3. Further, is the English court, in any event, precluded from entertaining the Annulment Claims by Chapter IV of the Recast Judgments Regulation? >>>The issue of court settlements was specifically considered in the Brussels Convention, and the Jenard Report, given their importance in Dutch and German practice. In C-414/92 Solo Kleinmotoren the CJEU (at 17) held ‘to be classified as a “judgment” within the meaning of the Convention, the act must be that of the court belonging to a Contracting State and ruling on its own authority on points in dispute between the parties.’: considering Dutch expert evidence on the issue, the decision here is that despite the limited authority under Title III Brussels I Recast for other Courts to refuse to recognise a court settlement (ordre public in essence), it is not a ‘judgment’. Salter DJ concludes on this point that normal jurisdictional rules to challenge the settlement apply. At 81 he suggests, provisionally, that ‘it would nevertheless be open to this court in those circumstances to case manage the enforcement application and the set-aside action, so that they are dealt with together, the result of the action determining the enforcement application. Fortunately, I am not required to wrestle with those practical complexities in order to determine the present application, and I make no decision one way or another on any of these matters. There is no application before me to enforce the Dutch Court Settlement, merely an application for a declaration that the court “has no jurisdiction to try the Claimants’ claims”.

This insight into the case-management side of things, however, does highlight the fact that the findings on the jurisdiction /enforcement interface appear counterintuitive. Particularly in cases where the English courts would not have jurisdiction viz the settlement, but would be asked to enforce it – which they can only refuse on ordre public grounds, the solution reached would not work out at all in practice.

4. And finally what are the consequences, as regards jurisdiction, of the decisions on the first three of these issues?>>>Held: the English court, as the court of the Member State in which Mr Merinson was domiciled at the date this action was commenced, has jurisdiction in relation to all of the claims made in the present action.

There is much more to be said on each of the arguments – but I must not turn the blog into a second Handbook, I suppose.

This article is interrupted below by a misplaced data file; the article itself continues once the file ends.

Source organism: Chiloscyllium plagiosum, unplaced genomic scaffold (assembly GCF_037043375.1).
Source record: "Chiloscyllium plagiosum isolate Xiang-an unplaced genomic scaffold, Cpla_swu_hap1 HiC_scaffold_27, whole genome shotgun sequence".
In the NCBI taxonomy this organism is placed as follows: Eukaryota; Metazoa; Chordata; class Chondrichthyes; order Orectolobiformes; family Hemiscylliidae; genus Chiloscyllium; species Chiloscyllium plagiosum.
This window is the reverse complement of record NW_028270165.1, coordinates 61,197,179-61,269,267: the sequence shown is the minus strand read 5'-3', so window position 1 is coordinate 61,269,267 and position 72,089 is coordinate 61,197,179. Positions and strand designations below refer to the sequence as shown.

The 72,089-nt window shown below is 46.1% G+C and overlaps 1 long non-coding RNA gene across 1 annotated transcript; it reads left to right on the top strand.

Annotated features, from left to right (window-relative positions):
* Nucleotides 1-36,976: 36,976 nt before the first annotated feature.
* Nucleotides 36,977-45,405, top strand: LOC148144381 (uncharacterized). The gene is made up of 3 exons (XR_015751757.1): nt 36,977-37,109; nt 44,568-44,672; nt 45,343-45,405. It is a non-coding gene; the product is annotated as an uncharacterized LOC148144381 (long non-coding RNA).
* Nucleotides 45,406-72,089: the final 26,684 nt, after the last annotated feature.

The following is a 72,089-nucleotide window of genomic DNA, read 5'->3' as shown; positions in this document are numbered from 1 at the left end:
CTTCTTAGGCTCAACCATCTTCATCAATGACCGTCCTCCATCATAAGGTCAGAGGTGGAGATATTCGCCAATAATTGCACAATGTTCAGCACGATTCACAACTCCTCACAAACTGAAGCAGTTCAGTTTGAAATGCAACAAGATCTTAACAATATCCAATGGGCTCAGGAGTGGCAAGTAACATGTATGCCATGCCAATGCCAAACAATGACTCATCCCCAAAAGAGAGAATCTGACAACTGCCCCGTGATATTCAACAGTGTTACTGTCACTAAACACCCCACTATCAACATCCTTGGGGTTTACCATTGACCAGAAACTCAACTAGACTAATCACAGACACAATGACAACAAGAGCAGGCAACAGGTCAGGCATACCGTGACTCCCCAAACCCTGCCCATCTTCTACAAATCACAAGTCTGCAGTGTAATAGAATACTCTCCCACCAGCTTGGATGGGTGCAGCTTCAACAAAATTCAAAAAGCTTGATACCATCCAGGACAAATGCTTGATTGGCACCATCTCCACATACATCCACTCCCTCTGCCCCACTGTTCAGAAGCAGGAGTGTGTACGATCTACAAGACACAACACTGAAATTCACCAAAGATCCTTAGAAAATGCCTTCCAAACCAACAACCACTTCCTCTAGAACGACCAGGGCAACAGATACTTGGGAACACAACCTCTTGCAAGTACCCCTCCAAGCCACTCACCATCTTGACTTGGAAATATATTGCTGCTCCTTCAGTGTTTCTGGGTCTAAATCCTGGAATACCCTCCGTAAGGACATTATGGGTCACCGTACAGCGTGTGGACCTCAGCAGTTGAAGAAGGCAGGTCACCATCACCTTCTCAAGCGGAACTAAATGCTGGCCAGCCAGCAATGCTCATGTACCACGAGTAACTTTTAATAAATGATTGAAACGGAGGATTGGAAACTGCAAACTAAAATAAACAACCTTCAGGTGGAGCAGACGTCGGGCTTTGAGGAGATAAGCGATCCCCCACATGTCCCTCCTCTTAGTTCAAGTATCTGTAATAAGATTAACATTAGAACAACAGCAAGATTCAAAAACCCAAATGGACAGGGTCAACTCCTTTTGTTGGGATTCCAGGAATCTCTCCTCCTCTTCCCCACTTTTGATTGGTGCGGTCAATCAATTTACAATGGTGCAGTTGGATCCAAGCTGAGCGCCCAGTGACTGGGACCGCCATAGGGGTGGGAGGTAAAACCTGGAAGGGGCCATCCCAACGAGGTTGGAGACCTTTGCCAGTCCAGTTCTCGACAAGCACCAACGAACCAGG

Geert.

 

 

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Hofsoe: Scope ratione personae of Brussels I’s protected categories in cases of assignment (specifically: insurance).

In C‑106/17 Hofsoe, the CJEU held late January that the Brussels I Recast Regulation jurisdictional rules for jurisdiction in matters relating to insurance, do not apply in case of assignment to a professional party. A B2C insurance contract assigned to a professional party therefore essentially turns into a B2B contract: the rules for protected categories are meant to protect weaker parties only. The Court also rejects a suggestion that the assignee ought to be able to prove that in fact it merits the forum actoris protection (on account of it being a sole insurance practitioner with little practice): the weakness is presumed and not subject to factual analysis.

Conclusion: at 43: ‘a person such as Mr Hofsoe, who carries out a professional activity recovering insurance indemnity claims against insurance companies, in his capacity as contractual assignee of such claims, should not benefit from the special protection constituted by the forum actoris.’

Predictability, and restrictive interpretation of the Regulation’s exceptions to the actor sequitur forum rei rule, are the classic lines along which the CJEU holds the case.

I for one continue to find it difficult to get my head round assignment not leading to the original obligation being transferred full monty; including its jurisdictional peculiarities.  The referring court in this respect (at 28) refers to the applicable national law which provides for as much:

‘In that regard, the referring court points out, under Article 509(2) of the Civil Code, ‘all rights associated with the claim …shall be transferred with the claim’. In those circumstances, the assignment of the claim should include that of the benefit of jurisdiction.’